All for arugula
Even without these yesteryear uses, the quietly fancy arugula can still offer many nutritional benefits, says dietitian Meenakshi Bajaj
Did you know that your favourite ‘green’ addition to your salad once held the position of an aphrodisiac? Besides this taste of exoticity, this cousin of kale, cabbage and broccoli was famously known for its medicinal properties too. Even without these yesteryear uses, the quietly fancy arugula can still offer many nutritional benefits, says dietitian Meenakshi Bajaj.
This Mediterranean herb is quite versatile and lends itself to many dishes. “It is known for its signature peppery taste; when it’s cooked, it mellows down a bit,” she shares. When the leaves are plucked, they should be bright green in colour (not yellow) and uniform. She advises that you rinse the leaves thoroughly and remove the roots before using them. She also cautions against freezing the leaves; using it in one go (instead of storing it in the fridge for long) could get you the most of its benefits.
It is rich in vitamins, minerals, antioxidants, says Meenakshi. “The phytonutrients in arugula help decrease inflammation. Its consumption reduces the risk of certain cancers. It is low in calories, improves satiety, helps in weight loss, prevents metabolic diseases, and supports immunity,” she explains.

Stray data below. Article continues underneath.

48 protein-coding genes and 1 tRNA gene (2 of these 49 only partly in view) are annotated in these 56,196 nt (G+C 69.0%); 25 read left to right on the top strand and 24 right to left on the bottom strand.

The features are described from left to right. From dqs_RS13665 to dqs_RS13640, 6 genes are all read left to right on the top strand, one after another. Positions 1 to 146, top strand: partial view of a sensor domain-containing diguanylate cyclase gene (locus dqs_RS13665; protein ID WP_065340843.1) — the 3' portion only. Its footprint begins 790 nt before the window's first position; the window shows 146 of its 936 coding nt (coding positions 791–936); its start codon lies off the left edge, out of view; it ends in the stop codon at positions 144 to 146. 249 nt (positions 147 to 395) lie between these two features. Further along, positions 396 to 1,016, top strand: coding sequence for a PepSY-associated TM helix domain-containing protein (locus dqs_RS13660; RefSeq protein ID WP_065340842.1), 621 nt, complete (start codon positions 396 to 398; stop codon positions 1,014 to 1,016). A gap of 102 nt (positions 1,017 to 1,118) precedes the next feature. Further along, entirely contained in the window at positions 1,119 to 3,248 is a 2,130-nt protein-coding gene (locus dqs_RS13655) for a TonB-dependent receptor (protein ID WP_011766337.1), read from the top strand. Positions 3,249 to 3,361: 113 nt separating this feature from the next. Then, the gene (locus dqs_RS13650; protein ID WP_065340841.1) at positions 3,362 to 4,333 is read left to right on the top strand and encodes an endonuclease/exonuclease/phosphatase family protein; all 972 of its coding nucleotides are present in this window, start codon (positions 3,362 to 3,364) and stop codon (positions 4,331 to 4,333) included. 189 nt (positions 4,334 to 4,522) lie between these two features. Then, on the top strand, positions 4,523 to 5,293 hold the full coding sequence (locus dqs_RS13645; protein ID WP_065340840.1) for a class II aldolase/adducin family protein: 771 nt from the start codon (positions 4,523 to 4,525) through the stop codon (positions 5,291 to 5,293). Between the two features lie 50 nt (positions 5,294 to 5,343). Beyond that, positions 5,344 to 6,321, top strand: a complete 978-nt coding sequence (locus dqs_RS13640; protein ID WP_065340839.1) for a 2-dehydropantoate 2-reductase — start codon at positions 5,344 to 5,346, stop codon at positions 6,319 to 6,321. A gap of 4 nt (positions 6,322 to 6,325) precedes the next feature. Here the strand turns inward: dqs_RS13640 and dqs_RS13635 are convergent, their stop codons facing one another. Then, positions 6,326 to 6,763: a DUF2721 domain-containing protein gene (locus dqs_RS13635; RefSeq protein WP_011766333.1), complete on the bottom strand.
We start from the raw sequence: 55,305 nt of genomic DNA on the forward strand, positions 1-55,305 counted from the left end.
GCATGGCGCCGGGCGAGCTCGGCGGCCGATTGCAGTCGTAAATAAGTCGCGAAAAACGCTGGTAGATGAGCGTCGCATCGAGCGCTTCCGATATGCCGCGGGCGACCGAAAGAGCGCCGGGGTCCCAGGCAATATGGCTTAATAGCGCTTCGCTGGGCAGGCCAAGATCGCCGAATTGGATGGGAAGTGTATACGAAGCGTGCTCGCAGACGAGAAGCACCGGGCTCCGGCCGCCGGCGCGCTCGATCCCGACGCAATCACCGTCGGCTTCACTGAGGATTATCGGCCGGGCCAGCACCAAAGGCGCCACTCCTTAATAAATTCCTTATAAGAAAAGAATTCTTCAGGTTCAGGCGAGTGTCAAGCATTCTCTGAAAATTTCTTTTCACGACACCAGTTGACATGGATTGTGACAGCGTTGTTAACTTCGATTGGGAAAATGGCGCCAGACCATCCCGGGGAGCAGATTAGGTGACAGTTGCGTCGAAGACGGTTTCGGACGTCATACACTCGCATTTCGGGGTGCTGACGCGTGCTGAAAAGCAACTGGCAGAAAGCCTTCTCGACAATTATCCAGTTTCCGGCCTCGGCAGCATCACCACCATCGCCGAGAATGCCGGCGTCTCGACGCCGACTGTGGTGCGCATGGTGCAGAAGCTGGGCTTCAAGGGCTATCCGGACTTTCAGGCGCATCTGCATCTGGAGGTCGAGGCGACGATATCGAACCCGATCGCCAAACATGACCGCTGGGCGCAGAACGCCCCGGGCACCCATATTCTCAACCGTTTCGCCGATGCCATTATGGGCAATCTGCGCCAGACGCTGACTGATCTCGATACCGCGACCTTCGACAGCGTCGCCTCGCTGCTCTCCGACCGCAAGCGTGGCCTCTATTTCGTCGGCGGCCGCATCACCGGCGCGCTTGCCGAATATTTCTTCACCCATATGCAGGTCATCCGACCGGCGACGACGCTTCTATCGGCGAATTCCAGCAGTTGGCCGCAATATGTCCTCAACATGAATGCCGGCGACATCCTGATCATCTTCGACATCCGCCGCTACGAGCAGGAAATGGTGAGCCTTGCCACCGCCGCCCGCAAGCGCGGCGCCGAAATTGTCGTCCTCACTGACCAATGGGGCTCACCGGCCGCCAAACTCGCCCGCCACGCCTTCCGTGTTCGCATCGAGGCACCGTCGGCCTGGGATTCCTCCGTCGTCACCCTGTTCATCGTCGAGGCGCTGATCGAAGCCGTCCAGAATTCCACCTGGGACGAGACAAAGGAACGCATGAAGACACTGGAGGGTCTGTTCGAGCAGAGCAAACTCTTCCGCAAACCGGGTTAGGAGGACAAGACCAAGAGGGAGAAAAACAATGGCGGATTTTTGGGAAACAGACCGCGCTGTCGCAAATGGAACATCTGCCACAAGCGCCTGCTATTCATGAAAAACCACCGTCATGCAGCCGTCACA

It prevents excessive bleeding and helps in blood clotting. People on blood thinners (post Covid complications or as part of a treatment protocol) should avoid arugula so as not to reverse the effects of the blood thinners.
It’s a powerful antioxidant and immunonutrient. And it helps in eye health and night vision, apart from a host of other benefits.
This immunonutrient and antioxidant helps prevent anaemia, and bleeding and swollen gums. But you need to consume arugula in its raw form to get the vitamin C in it, she points out.
It reduces the risk of a stroke.
It improves blood pressure; it is important to support nerve and heart function. Patients on diuretic therapy should avoid arugula to not counter the treatment.
Its rich calcium content helps reduce the risk of osteoporosis. It helps decrease the risk of cancer because of the presence of glucosinolate — a cancer-preventing property. Its folate and fibre content helps reduce heart diseases. It is a rich source of creatine, which improves muscle mass and regulates metabolism.
Apart from these plentiful benefits, it’s interesting to note that all parts of arugula are edible, notes Meenakshi. You can easily include it in your everyday diet through a zesty pesto sauce, as toppings on whole-wheat pizza (for it matters that the rest of the meal is healthy too), soups and salads, she concludes.